From Harry Toulmin
Frankfort, 20th Decr. 1803
I feel myself much indebted to you for your favour of October the 7th1 and for the intimation which you are pleased to give that the offer of my services in making enquiries relative to the country lately acquired by the United States could not fail of being acceptable. Much discordancy of sentiment I find prevails on the course which ought to be taken relative to the purchased territory: but I am very happy in the expectation which present appearances lead us to entertain, that force will not be necessary to secure the acquisition. In Kentucky, however, we shall be ready, I hope, for any event. On receiving the application from the war office, the Governor of this commonwealth immediately issued orders to the commandants of regiments, to enroll their several quotas of the troops which were to be in readiness from this country, and I wrote at the same time, by his directions to all the Captains & subalterns, endeavouring to stimulate them to active exertions. Returns have been received from a considerable proportion of them and I have the pleasure to find that a sufficient number of volunteers have in a variety of instances, tendered their services: and I persuade myself that the proposition of our legislature to give every volunteer who decends the Mississippi 150 acres of vacant land will render the number greater than will be wanted.2
It has been suggested to me by friends in congress whose good offices I highly value, that as a new territory is about to be established, bounding on the lakes, it is probable I might obtain an appointment in the executive or judiciary department in that country. This I should chearfully accept, though for some reasons I might give a preference to the Louisiana country: or if permanent arrangements there, should be suspended till another session, and commissioners should be appointed to explore that country, I should feel happy in being employed in that line, and of affording thereby to government a medium of judging whether the attention & ability which may be exercised were such as to merit more permanent confidence.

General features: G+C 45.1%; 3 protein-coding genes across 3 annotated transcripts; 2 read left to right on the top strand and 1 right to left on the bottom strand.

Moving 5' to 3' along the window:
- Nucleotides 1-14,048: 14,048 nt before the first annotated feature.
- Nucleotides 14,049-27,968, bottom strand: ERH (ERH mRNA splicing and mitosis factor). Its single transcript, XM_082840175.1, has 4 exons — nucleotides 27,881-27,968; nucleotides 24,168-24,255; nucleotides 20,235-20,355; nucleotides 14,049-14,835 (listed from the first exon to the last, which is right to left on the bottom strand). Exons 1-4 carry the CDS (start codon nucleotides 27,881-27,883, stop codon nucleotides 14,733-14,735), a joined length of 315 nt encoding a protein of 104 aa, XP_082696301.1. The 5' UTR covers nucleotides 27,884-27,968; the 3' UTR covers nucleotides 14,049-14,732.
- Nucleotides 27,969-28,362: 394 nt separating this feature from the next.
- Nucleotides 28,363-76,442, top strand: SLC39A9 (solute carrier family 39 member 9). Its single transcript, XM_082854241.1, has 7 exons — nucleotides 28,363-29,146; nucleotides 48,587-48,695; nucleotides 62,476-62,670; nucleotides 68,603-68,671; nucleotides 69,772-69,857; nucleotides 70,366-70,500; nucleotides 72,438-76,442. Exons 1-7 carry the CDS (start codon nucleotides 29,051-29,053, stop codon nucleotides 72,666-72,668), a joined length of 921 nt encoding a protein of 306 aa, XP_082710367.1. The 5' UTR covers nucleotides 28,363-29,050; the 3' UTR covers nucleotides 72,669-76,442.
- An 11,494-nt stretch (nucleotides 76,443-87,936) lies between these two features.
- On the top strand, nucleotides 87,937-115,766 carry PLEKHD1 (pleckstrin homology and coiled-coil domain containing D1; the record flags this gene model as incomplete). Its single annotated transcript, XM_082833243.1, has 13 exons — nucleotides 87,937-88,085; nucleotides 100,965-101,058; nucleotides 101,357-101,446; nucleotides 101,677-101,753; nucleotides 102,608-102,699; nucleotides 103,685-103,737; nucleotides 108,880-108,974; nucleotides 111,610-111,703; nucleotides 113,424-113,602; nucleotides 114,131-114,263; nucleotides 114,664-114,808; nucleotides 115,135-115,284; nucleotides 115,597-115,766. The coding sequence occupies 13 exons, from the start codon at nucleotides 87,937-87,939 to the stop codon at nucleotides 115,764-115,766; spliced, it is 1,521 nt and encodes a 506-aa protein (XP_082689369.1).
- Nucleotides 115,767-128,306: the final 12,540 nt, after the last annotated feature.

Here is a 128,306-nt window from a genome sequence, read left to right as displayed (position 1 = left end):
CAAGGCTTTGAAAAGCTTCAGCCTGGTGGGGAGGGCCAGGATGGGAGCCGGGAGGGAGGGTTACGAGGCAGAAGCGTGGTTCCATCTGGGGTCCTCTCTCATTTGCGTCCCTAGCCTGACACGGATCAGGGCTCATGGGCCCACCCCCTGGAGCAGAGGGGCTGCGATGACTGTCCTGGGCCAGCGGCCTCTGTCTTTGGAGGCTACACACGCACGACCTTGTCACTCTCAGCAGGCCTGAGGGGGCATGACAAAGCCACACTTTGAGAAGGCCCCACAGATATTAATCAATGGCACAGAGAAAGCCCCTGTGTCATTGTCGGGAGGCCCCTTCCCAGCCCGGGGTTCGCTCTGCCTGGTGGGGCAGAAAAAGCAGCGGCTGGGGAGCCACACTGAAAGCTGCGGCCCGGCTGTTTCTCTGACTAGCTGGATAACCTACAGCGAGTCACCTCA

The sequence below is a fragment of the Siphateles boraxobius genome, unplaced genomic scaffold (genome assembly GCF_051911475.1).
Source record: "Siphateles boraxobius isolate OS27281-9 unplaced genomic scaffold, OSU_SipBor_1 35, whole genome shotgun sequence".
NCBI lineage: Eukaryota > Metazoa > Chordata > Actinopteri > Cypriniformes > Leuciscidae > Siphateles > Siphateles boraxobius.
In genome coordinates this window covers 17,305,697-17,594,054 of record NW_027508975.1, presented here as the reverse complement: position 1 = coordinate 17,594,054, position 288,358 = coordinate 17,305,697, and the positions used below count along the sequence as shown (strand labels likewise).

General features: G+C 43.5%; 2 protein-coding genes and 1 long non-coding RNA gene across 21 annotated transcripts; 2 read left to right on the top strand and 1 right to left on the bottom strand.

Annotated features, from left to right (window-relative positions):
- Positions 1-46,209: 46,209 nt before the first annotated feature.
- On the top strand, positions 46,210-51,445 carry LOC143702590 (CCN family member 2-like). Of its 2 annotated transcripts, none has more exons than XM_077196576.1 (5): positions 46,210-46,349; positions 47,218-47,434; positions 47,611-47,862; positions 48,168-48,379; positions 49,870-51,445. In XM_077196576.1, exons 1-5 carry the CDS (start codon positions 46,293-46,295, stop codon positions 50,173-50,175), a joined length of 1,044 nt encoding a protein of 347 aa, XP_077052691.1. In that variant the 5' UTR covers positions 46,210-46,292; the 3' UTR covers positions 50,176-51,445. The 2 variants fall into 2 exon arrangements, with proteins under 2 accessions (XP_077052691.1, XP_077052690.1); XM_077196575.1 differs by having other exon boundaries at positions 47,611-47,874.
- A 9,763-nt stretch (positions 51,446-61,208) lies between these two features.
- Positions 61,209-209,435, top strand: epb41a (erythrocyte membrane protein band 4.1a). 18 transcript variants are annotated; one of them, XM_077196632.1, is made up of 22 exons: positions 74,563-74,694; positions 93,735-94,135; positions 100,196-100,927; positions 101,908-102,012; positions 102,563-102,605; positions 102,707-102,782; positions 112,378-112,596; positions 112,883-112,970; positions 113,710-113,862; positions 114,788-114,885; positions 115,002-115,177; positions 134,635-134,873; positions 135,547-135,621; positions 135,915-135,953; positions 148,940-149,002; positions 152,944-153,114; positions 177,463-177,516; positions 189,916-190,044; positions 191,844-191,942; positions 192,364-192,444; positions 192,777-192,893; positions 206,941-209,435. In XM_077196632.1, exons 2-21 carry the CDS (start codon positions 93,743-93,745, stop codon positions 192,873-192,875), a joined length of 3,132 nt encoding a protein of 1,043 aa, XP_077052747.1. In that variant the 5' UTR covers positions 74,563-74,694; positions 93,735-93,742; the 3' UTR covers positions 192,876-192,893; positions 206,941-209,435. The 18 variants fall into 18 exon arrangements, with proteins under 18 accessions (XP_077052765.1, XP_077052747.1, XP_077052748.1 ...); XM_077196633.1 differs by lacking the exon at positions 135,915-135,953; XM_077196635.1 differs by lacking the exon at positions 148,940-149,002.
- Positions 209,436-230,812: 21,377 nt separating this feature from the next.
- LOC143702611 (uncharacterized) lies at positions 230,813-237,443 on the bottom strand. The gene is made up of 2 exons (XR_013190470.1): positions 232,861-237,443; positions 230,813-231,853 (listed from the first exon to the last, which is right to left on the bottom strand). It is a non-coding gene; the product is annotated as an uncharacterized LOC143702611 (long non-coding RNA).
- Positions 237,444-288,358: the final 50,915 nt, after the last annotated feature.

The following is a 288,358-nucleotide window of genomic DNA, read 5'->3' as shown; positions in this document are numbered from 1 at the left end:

Believe me, Sir, that I feel some reluctance in suggesting these wishes, having been in the habit of considering it as most truly laudable and republican to suppress an anxiety for public employment: but one cannot altogether check the emotions of honest ambition, especially when entertaining the flattering, perhaps too flattering, and, it may be, unfounded idea, that it may be in one’s power to render some service to the community.
I pray you to pardon this intrusion. I know from your situation, that so many applications must be made to you, as to be often times tiresome & perhaps disgusting, and I cannot request that any of that time which is so precious to the public, should be lost in replying to, dear sir, your obliged & very respectfl. servt.